Born to Learn

Video Music: https://www.bensound.com

“Every year when my students walk into class for the first time, they walk into the greatest opening bars of the greatest song ever,” said Glenn Whitman, hitting play on his laptop and standing back, smiling, as “Born To Run” cascaded down in all its anthemic glory on the Country Day faculty.

His point was a simple one.

“It’s a cue to students” about the tenor of the class, he said. “Even if the kids don’t love the Boss, they still get a boost when they hear it.”

Whitman is a teacher and coach, as well as the co-author of “Neuroteach,” and the director of the Center for Transformative Teaching and Learning (CTTL) at St. Andrew’s School, with whom Country Day has become a partner school. All faculty at LCDS read “Neuroteach” as a part of their professional development in 2017-18. He was here Thursday, Aug. 16, for workshops with teachers, teachers and students, and to deliver an evening talk to the community about helping children achieve their full potential.

“We all win from our time with Glenn and our ongoing partnership with the CTTL,” said Director of Learning Services Rachel Schmalhofer, who arranged Whitman’s visit and is working to incorporate “Neuroteach” ideas into LCDS pedagogy.

Part of our partnership entails sending one administrator and one teacher from each division to a week-long workshop at the CTTL for at least the next two summers. This past year’s group consisted of Todd Trout, Lindsay Deibler-Wallace, Sue LeFevre and Joie Formando.

Classes ranging from Brenna Stuart’s World Civ II to Sheryl Krafft’s preschool have embraced the idea that understanding the brain, the organ of learning, is critical to learning, and they’ve seen it bear fruit. The profound — if occasionally just plain common sense — ideas behind their efforts are a central focus of Whitman’s teaching philosophy, as well as the subject of “Neuroteach.”

“This is just the jumping off point,” said Schmalhofer. “LCDS has made a commitment to staying on the cutting edge of mind, brain and education research and our efforts will continue to grow every year. What we are doing is a really big deal and represents an effort to create a culture of learning not just for our students, but for our teachers and parents as well. We want to practice what we preach.

“It’s different because it’s an undertaking that engages the entire community: teachers working to use current research to inform their practices, and teaching students to become more efficient, effective, motivated learners; parents continuing the conversation at home; students developing their abilities to be reflective about their learning and to approach learning from a mastery orientation rather than a performance orientation,” she said.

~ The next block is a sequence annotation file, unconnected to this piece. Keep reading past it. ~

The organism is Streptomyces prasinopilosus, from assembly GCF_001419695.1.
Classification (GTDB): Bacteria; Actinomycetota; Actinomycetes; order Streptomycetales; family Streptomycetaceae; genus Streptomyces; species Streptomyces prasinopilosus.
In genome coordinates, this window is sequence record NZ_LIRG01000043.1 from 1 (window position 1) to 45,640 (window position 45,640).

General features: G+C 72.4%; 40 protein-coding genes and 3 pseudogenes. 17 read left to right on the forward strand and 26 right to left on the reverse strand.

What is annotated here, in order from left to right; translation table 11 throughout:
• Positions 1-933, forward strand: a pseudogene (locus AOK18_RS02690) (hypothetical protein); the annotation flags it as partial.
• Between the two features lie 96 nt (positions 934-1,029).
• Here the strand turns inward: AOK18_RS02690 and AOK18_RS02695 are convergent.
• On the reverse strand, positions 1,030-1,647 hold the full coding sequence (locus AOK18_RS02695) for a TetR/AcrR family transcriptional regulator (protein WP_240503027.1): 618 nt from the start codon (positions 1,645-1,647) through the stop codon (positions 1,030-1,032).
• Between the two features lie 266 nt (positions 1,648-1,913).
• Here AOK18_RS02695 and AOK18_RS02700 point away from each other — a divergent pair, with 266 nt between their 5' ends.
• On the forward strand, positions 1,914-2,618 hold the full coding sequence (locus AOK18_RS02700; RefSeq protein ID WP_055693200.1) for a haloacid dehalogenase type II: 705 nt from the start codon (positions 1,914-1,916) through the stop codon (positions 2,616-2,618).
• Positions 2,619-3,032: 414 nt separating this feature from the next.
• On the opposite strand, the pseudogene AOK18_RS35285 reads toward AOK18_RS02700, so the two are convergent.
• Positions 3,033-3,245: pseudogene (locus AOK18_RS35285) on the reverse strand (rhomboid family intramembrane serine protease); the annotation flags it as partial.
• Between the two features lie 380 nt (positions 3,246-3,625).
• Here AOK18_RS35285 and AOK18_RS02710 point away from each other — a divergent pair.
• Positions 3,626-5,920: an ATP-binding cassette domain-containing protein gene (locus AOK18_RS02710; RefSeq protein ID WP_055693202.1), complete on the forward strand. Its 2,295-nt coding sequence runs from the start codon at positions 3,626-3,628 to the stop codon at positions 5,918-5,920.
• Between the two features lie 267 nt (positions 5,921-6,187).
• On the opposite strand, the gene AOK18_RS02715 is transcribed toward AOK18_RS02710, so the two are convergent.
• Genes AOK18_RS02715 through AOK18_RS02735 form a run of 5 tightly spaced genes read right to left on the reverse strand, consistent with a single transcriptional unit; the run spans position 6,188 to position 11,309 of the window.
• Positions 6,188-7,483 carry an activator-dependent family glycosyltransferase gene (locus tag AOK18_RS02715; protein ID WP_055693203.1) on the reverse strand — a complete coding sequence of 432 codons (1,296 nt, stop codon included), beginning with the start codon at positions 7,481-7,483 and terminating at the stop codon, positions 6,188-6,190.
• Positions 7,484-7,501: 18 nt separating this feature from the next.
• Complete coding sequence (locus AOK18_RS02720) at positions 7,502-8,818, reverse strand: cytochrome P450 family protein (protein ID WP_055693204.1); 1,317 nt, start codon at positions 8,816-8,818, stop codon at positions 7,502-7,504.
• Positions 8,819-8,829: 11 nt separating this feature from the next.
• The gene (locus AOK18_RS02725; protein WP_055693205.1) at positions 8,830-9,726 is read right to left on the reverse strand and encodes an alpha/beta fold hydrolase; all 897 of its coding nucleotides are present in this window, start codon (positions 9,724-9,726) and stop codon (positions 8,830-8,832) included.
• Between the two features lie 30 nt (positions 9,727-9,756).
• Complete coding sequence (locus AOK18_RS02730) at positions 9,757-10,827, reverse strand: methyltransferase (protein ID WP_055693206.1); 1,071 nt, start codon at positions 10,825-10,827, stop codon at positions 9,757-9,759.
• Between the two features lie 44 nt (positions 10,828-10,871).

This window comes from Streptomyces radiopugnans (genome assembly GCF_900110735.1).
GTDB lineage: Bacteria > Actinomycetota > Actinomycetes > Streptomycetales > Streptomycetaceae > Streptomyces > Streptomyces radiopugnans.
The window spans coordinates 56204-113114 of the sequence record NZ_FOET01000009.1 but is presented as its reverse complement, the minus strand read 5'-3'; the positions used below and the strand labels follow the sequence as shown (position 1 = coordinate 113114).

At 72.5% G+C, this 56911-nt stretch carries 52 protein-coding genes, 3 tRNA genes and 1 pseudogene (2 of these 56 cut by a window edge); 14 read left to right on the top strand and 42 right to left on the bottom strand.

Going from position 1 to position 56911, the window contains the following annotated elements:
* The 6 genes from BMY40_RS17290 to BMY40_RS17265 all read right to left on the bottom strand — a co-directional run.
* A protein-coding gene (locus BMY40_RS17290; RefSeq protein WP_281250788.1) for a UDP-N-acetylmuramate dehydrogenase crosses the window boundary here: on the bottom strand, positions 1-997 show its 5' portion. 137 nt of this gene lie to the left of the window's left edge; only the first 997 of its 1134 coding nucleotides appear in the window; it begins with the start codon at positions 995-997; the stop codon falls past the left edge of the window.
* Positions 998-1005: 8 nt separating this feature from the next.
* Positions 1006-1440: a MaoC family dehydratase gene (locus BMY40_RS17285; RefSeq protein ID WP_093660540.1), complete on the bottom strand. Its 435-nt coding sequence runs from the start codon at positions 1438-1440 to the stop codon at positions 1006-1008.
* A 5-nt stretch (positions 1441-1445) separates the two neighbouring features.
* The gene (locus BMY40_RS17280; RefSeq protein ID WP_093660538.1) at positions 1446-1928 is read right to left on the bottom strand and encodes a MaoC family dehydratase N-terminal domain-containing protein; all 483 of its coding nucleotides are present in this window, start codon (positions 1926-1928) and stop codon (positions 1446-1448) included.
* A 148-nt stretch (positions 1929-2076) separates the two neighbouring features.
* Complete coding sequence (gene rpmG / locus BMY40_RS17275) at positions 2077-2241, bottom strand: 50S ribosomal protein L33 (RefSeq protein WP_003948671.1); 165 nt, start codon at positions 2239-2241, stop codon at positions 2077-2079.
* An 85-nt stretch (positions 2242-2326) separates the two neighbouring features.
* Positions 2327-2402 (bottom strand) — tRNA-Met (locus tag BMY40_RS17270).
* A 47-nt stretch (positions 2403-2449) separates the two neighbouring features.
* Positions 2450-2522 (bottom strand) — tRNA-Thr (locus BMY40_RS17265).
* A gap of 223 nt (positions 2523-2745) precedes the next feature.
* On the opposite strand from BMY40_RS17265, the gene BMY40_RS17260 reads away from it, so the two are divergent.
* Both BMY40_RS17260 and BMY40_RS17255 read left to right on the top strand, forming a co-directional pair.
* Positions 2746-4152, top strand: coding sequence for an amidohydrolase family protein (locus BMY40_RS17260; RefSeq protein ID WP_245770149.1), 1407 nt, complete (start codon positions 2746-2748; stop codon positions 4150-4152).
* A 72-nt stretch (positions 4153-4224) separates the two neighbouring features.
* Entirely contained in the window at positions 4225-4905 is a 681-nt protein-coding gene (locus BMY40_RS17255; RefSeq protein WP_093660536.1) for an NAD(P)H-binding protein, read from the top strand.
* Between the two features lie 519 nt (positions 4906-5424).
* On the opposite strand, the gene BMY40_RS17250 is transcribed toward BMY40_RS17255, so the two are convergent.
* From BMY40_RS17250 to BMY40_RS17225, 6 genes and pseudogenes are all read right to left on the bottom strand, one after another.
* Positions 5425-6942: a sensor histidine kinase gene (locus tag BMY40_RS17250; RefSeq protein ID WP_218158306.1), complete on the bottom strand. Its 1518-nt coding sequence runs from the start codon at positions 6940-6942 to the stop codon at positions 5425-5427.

Katie Warfel ’13


“The teachers that you’d seen your entire life growing up … really knew you as a well-rounded individual,” said Katie Warfel ’13. The summer before Katie began her doctorate at Northwestern University, she shared her memories of Country Day. “There was always a friendly face,” she said.

A Week in the Life — Vol. 6

LCDS 8th Graders Advance to LNP Bee

With strong performances over two days and against a dozen competitors, Hana H. and Gavin W. finished first and second respectively in Lancaster Country Day School’s Middle School Spelling Bee. With their top showings, both Hana and Gavin advance to the semifinals of the 60th LNP Spelling Bee, working toward a spot in the 91st Scripps National Spelling Bee May 29 in Washington, D.C.

The semis consist of a 100-word written test. Those sixth-, seventh- and eighth-graders who prevail move on to the finals, where the best spellers in Lancaster County will spell their hearts out for a spot on the big stage, Feb. 21 at Gerald G. Huesken Middle School in Conestoga Valley. In the final round at Country Day Feb. 2, Gavin put an “a” after the “e” in “celiac,” while Hana sealed the deal by nailing “tuberculosis.”

A Week in the Life

Featuring construction of a giant dragon for the Chinese New Year celebration, highlights from the STEM Showcase and prolific children’s musician Steven Courtney serenading Lower School audiences, this edition of A Week in the Life is guaranteed delightful or double your money back.

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